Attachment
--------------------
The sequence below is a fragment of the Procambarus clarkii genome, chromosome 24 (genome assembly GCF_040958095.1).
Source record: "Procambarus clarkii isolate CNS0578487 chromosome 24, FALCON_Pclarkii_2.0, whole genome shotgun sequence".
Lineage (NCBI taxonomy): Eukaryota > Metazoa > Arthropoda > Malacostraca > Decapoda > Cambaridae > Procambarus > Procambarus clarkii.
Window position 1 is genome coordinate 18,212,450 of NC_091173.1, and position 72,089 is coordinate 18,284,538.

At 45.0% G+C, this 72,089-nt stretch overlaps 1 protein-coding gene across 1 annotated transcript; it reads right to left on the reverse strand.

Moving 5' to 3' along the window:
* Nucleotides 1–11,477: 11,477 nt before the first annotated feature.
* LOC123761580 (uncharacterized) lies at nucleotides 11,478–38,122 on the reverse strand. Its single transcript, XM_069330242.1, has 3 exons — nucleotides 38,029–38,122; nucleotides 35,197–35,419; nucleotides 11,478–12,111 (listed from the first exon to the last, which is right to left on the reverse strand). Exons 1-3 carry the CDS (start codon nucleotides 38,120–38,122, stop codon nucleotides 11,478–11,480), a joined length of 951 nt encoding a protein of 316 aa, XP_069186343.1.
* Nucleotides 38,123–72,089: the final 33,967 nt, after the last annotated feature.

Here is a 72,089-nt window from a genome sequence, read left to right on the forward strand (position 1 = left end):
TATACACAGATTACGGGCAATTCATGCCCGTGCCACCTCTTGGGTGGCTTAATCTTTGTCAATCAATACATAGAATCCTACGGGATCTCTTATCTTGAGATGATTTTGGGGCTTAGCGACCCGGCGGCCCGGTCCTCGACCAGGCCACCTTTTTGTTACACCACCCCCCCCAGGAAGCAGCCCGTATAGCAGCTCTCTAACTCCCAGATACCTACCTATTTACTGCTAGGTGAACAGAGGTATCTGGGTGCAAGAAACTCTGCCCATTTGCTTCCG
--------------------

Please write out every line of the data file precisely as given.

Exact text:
The sequence below is a fragment of the Procambarus clarkii genome, chromosome 24 (genome assembly GCF_040958095.1).
Source record: "Procambarus clarkii isolate CNS0578487 chromosome 24, FALCON_Pclarkii_2.0, whole genome shotgun sequence".
Lineage (NCBI taxonomy): Eukaryota > Metazoa > Arthropoda > Malacostraca > Decapoda > Cambaridae > Procambarus > Procambarus clarkii.
Window position 1 is genome coordinate 18,212,450 of NC_091173.1, and position 72,089 is coordinate 18,284,538.

At 45.0% G+C, this 72,089-nt stretch overlaps 1 protein-coding gene across 1 annotated transcript; it reads right to left on the reverse strand.

Moving 5' to 3' along the window:
* Nucleotides 1–11,477: 11,477 nt before the first annotated feature.
* LOC123761580 (uncharacterized) lies at nucleotides 11,478–38,122 on the reverse strand. Its single transcript, XM_069330242.1, has 3 exons — nucleotides 38,029–38,122; nucleotides 35,197–35,419; nucleotides 11,478–12,111 (listed from the first exon to the last, which is right to left on the reverse strand). Exons 1-3 carry the CDS (start codon nucleotides 38,120–38,122, stop codon nucleotides 11,478–11,480), a joined length of 951 nt encoding a protein of 316 aa, XP_069186343.1.
* Nucleotides 38,123–72,089: the final 33,967 nt, after the last annotated feature.

Here is a 72,089-nt window from a genome sequence, read left to right on the forward strand (position 1 = left end):
TATACACAGATTACGGGCAATTCATGCCCGTGCCACCTCTTGGGTGGCTTAATCTTTGTCAATCAATACATAGAATCCTACGGGATCTCTTATCTTGAGATGATTTTGGGGCTTAGCGACCCGGCGGCCCGGTCCTCGACCAGGCCACCTTTTTGTTACACCACCCCCCCCAGGAAGCAGCCCGTATAGCAGCTCTCTAACTCCCAGATACCTACCTATTTACTGCTAGGTGAACAGAGGTATCTGGGTGCAAGAAACTCTGCCCATTTGCTTCCG